Review: Old Queen


There couldn’t be a more perfect show for my first review at than Old Queen.  In this moving, often hilarious performance art piece, Penny Arcade laments that today’s young queers (and queens) have more information at their fingertips than ever, but what they lack, she speculates, is context. Providing that larger picture, when she was growing up, was what the old queens did best.

Arcade, at 59, has realized that she is—in spite of her gender and orientation—an “old queen,” but is finding it hard to pass the context she now understands to the new generation. In my reviews (although I am nearly twenty years younger than Penny) I will strive to provide both timely information, and my sense of the larger context.

But enough about me! As a teenager in the early 60s, Arcade knocked around in the gay bars and gay coffee shops in Hartford, Connecticut, Providence, Rhode Island, Boston, and Provincetown and finally, at just past 16, washed up on the shores of Greenwich Village and the Lower East Side—this is the story she tells in Old Queen.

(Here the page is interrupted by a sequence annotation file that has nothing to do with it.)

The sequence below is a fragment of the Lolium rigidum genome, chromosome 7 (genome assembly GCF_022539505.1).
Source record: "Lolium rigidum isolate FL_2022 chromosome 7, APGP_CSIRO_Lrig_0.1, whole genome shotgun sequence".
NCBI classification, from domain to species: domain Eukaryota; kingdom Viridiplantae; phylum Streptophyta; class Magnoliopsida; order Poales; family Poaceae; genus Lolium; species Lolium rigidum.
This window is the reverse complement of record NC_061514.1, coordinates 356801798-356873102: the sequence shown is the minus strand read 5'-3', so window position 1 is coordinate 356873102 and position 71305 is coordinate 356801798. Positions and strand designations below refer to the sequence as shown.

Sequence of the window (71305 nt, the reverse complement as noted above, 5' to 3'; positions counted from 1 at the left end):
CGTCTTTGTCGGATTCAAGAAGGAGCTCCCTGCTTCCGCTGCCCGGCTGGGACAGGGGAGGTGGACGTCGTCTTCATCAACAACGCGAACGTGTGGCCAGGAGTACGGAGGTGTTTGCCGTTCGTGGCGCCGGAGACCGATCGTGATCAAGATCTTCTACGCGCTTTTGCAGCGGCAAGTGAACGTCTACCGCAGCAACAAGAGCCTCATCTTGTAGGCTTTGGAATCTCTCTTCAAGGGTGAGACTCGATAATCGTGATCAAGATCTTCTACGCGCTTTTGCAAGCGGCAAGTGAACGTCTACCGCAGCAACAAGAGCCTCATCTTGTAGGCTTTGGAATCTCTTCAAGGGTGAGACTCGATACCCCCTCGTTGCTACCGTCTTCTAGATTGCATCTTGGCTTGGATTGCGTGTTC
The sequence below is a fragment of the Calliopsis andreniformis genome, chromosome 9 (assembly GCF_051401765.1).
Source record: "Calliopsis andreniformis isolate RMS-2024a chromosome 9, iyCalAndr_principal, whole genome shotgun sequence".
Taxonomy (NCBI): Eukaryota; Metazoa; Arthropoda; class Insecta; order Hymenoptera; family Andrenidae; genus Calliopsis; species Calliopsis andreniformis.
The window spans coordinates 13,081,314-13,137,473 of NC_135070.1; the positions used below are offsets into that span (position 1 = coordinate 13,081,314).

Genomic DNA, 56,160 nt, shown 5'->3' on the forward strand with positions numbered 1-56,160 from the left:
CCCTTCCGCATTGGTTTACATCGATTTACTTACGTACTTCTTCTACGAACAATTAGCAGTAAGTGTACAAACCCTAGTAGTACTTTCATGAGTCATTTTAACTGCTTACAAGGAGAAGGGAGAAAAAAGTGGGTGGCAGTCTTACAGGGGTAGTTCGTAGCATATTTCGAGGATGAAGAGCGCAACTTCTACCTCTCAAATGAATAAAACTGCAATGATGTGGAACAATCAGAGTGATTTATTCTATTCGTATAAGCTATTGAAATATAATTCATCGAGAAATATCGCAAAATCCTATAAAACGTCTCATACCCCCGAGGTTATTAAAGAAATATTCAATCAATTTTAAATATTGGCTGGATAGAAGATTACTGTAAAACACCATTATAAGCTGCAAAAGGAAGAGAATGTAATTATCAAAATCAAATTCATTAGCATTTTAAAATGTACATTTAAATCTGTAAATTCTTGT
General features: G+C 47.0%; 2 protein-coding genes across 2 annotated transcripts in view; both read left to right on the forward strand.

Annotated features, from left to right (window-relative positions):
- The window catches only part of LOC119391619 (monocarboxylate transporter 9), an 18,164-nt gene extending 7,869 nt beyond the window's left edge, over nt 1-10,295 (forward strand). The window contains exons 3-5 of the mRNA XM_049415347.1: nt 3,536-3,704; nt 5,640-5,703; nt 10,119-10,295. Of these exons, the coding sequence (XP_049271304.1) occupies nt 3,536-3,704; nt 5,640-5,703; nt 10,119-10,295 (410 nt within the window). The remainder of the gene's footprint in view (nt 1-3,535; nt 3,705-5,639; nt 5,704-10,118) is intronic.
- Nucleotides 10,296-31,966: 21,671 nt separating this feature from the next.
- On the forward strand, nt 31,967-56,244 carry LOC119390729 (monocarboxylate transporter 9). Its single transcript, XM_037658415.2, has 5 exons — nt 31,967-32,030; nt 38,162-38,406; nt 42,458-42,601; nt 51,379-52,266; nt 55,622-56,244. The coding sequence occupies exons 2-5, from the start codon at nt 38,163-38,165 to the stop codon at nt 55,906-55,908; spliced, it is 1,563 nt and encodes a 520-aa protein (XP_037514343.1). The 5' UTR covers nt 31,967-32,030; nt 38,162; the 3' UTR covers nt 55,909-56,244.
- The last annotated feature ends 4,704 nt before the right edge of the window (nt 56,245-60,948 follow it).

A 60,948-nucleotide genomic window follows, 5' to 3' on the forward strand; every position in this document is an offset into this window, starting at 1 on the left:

In telling that story, she also speaks to the “socialite” part of Gay Socialites, lamenting that fabulous wit is not treasured as much as it used to be. She realizes that this fabulousness came out of a bad situation—that is, when she was young, to be out and queer required nearly unbelievable courage, resilience, determination and intelligence. Plus, queers’ outsider status of the time encouraged the development of unique, insightful world views. With all that, how could you help but be fabulous?

Today, even the most boring, suburban people can come out without feeling their very lives are threatened. Great in a way, but it also means a glut of dull, mediocre, bourgeois souls in the gay scene.

This is required viewing for gays of all ages. I’ll let Arcade herself have the last word: “The old queens knew everything I wanted to know and for them conversation was more than an art, it was the existential nectar that gave form to the power of the word. The old queens knew everything about life and travel, the human condition, about the world—this one and others—and I craved their company. They tolerated neither banality nor mediocrity, and they possessed a fierce and unapologetic intelligence and wit. Just sitting at a table of old queens in a dark bar or fluorescent coffee shop lifted your IQ twenty points!”

Originally reviewed for

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